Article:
The Investment Company Act of 1940 regulates mutual funds, and other companies, that are engaged primarily in investing, reinvesting, and trading in securities, and whose own securities are offered to the investing public. The regulation is designed to minimize conflicts of interest that arise in these complex operations.
The Investment Company Act Of 1940
The Act requires these companies to disclose their financial condition and investment policies to investors when stock is initially sold and, subsequently, regularly. The focus of this Act is on disclosure to the investing public of information about the fund and its investment objectives, as well as on investment company structure and operations. It is important to remember that the Act does not permit the SEC to directly supervise the investment decisions or activities of these companies or judge the merits of their investments.
The Investment Company Act applies to all investment companies, but its exempts some investment companies. The most common exemptions are found in Sections 3(c)(1), and 3(c)(7) of the act, which include hedge funds. The Investment Company Act 1940 limits the ability of the registered investment company, to borrow money or issue securities. Loans made in violation of the requirements of the Act are unenforceable. For this reason, bank loan agreements contain a representation that the borrower is not an investment company within the meaning of the Investment Company Act 1940.
The underwriting agreement for an offering registered with the SEC, and the purchase agreement for a private placement also typically include a representation that the issuer is not, and will not be required to register as an investment company under the Investment Company Act 1940.
These investment companies are also required to have a Board of Directors, with 75% of the Board members being independent directors. Additionally, the Act requires mutual funds to limit the use of leverage, and maintain a certain amount of cash that will cover investors who want to sell their shares at any time. With the advent of the Dodd-Frank Act of 2010, the Investment Company Act of 1940 received various updates including new regulations around mutual and hedge funds.
That said, several hedge funds can exempt themselves from the Investment Company Act based on Sections 3(c)(1) and 3(c)(7). The SEC does not supervise or make specific judgments on the investments an investment company chooses to make. Further, certain commodity pools, as well as managed future funds, do not fall under the Act’s jurisdiction.
Understanding The Investment Company Act Of 1940
Following the 1929 Stock Market Crash, the Investment Company Act of 1940 was enacted in order to establish and integrate a more stable financial market regulatory framework. It is the primary piece of legislation that governs investment firms and their investment product offerings. In response to the crash, the Securities Act of 1933 was also passed, but it focused on greater transparency for investors; the Investment Company Act of 1940 focuses primarily on the regulatory framework for retail investment products.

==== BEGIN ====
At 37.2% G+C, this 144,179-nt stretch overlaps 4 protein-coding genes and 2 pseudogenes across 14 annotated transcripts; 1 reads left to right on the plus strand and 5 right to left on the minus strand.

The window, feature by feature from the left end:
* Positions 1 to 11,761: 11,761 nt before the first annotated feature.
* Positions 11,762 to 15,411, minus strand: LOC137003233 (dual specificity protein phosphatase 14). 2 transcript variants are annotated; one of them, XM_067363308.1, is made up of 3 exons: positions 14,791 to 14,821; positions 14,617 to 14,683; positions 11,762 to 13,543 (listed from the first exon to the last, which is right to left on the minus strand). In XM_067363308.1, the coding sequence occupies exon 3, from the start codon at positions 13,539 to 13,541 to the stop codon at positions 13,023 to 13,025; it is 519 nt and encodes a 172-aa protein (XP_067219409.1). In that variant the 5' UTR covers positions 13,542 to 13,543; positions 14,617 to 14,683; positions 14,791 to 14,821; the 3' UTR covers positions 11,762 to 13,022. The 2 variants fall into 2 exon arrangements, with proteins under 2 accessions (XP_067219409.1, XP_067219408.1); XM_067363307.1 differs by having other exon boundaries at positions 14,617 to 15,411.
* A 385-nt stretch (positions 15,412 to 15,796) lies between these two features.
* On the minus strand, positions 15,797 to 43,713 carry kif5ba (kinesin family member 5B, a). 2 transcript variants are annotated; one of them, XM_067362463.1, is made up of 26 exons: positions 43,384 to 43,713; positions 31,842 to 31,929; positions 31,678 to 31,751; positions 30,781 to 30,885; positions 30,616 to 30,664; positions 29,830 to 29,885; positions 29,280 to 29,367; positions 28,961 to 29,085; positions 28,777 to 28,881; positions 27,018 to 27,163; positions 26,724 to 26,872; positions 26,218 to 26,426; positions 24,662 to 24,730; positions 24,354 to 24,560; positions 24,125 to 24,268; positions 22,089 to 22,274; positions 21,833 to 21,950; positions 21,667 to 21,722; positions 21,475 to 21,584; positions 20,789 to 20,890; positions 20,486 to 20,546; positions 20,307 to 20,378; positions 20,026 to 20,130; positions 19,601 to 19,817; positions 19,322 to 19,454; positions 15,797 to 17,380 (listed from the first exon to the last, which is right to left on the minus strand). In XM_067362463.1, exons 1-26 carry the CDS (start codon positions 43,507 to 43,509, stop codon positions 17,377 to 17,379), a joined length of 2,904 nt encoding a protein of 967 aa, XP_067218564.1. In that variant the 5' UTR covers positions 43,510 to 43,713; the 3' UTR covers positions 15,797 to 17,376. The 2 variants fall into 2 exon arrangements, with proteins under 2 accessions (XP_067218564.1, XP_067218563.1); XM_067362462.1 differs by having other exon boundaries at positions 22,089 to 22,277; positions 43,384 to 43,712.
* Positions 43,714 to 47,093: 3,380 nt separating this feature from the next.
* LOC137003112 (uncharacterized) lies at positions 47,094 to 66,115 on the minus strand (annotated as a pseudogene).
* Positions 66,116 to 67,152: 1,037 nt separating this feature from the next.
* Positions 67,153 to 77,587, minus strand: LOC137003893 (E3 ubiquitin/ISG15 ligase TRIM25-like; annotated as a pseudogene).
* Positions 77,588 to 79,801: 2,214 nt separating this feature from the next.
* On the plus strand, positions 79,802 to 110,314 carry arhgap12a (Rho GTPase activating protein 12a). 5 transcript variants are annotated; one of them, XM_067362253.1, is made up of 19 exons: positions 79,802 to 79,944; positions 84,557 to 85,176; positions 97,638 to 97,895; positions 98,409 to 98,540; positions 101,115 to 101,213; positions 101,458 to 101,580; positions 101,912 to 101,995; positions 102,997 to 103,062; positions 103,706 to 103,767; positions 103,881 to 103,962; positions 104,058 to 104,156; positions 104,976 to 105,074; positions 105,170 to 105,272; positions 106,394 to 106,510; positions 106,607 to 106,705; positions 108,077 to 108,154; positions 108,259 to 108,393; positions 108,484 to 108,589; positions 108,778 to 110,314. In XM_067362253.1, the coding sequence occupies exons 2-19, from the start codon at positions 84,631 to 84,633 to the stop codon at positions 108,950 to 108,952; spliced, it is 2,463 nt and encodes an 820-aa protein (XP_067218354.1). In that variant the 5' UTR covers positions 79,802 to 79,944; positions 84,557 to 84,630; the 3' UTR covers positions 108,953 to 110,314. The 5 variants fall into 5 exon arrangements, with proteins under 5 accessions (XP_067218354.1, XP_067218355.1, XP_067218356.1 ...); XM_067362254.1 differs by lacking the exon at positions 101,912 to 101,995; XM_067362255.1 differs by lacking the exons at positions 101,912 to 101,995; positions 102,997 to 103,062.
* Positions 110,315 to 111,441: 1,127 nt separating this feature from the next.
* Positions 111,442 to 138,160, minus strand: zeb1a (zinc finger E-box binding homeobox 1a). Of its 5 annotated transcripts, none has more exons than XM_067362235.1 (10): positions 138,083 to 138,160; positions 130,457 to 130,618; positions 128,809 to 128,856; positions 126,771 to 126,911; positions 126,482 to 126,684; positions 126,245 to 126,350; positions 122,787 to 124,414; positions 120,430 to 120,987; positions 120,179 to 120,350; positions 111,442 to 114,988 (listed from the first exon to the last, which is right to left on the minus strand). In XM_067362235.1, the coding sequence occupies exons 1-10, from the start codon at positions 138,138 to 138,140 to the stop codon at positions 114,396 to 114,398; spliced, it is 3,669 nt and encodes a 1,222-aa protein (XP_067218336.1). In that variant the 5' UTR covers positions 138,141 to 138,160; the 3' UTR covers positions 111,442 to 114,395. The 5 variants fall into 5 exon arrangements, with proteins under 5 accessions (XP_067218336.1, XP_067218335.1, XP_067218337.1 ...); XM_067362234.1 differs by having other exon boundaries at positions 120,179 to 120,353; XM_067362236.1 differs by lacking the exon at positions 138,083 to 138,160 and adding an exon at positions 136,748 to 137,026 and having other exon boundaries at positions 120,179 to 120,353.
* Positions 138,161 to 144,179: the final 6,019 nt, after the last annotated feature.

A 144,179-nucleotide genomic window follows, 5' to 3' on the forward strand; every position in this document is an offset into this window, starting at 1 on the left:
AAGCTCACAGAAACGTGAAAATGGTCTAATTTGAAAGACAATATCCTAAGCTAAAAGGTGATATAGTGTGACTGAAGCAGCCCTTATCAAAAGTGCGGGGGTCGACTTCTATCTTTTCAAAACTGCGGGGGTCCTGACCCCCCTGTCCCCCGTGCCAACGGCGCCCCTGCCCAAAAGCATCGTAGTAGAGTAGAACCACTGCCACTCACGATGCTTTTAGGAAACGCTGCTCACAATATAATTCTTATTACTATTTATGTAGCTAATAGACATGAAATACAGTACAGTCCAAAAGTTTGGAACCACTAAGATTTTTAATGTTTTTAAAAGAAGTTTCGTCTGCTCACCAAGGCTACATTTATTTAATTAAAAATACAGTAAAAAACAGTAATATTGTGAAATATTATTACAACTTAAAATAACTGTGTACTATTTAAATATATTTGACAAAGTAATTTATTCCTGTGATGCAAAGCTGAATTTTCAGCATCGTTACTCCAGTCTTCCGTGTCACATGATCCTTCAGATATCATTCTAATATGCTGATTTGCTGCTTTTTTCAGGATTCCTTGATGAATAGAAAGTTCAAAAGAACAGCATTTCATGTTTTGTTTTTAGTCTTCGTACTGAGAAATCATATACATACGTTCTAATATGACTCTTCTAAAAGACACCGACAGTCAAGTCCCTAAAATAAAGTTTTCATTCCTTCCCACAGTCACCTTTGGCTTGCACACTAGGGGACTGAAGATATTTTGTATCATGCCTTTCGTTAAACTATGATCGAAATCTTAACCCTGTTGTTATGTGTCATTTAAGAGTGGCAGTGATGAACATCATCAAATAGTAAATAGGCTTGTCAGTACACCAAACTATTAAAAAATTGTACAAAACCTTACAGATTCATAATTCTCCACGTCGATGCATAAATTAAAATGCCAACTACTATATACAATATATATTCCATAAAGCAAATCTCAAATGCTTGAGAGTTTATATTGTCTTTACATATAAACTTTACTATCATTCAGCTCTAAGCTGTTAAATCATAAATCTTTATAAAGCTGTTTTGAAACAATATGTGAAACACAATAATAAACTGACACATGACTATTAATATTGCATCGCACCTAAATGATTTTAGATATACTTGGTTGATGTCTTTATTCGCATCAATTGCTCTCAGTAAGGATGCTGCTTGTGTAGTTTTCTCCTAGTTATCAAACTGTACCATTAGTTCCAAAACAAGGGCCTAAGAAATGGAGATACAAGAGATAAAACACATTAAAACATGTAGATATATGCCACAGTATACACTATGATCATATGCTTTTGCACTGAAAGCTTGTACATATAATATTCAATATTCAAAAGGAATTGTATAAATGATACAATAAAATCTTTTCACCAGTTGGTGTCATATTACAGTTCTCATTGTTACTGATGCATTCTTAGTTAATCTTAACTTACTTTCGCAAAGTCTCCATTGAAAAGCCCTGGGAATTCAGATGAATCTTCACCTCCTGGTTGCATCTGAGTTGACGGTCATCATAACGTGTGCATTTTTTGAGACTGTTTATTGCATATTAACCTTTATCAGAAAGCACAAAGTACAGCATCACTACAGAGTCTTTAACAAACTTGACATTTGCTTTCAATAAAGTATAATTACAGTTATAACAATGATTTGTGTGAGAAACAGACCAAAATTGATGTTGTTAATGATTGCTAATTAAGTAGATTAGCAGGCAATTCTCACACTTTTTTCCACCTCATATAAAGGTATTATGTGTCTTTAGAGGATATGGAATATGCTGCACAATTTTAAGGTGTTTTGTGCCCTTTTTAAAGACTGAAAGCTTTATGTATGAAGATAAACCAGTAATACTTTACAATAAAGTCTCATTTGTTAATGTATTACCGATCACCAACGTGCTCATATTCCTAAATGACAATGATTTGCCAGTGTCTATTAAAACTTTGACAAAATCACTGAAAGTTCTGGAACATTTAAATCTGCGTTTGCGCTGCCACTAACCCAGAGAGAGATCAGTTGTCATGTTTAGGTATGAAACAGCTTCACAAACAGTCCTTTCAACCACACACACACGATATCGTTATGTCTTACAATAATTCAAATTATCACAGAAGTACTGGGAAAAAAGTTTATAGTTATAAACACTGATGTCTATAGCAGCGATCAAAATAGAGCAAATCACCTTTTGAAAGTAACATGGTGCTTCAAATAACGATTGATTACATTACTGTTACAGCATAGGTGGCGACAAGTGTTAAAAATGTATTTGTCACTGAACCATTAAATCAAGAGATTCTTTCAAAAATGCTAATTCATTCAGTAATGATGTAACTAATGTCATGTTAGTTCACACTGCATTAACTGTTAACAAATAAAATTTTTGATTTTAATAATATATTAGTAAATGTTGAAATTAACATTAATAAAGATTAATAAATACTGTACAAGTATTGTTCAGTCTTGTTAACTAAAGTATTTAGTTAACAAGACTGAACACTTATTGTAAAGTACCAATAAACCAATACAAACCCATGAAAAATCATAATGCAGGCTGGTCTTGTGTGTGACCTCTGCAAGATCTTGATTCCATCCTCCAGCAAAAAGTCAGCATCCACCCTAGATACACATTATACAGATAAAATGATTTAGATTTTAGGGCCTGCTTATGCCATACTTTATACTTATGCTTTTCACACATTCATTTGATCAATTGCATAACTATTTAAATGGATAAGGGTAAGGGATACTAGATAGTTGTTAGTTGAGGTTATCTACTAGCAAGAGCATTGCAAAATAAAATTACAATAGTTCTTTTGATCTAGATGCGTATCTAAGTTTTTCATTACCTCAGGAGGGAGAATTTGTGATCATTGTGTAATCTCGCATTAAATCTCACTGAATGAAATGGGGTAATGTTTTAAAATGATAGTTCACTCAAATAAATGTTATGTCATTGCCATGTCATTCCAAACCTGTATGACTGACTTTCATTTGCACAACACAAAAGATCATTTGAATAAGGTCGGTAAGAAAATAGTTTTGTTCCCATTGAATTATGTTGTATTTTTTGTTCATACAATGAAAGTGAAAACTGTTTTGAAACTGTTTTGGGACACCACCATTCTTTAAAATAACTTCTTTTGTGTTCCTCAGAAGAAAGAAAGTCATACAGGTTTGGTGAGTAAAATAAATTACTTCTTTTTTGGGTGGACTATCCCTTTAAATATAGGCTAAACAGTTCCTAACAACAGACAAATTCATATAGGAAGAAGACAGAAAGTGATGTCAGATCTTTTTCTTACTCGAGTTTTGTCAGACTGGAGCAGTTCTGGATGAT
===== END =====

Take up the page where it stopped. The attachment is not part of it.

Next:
The Act lays out the rules and regulations that US investment firms must follow when offering and maintaining investment product securities. The Act’s provisions address filing requirements, service charges, financial disclosures, and investment companies’ fiduciary duties.
The Act also includes regulations for certain affiliated persons and underwriters’ transactions, accounting methodologies, record-keeping requirements, auditing requirements, how securities can be distributed, redeemed, and repurchased, changes to investment policies, and actions in the event of fraud or breach of fiduciary duty.
Furthermore, it establishes specific guidelines for various types of classified investment companies, as well as provisions governing the rules of the companies’ operating products, such as unit investment trusts, open-end mutual funds, closed-end mutual funds, and others.
The Investment Company Act of 1940 is a congressional act that governs the formation and operations of investment companies. The Securities and Exchange Commission enforces and regulates the legislation in the Investment Company Act of 1940. (SEC). Companies that want to avoid the Act’s product obligations and requirements may be eligible for an exemption. FDR signed the Act into law in order to protect investors following the 1929 stock market crash and the subsequent Great Depression. The Act has undergone numerous revisions over the years as financial markets have evolved and become more complex.
The Investment Company Act of 1940 is a congressional act that governs the organization of investment companies and the activities they undertake, as well as setting standards for the investment company industry. The Act, along with the Investment Advisers Act of 1940, was signed into law by President Franklin D. Roosevelt, and both gave the Securities and Exchange Commission (SEC) the authority to regulate investment trusts and investment counselors. The acts were enacted to protect investors.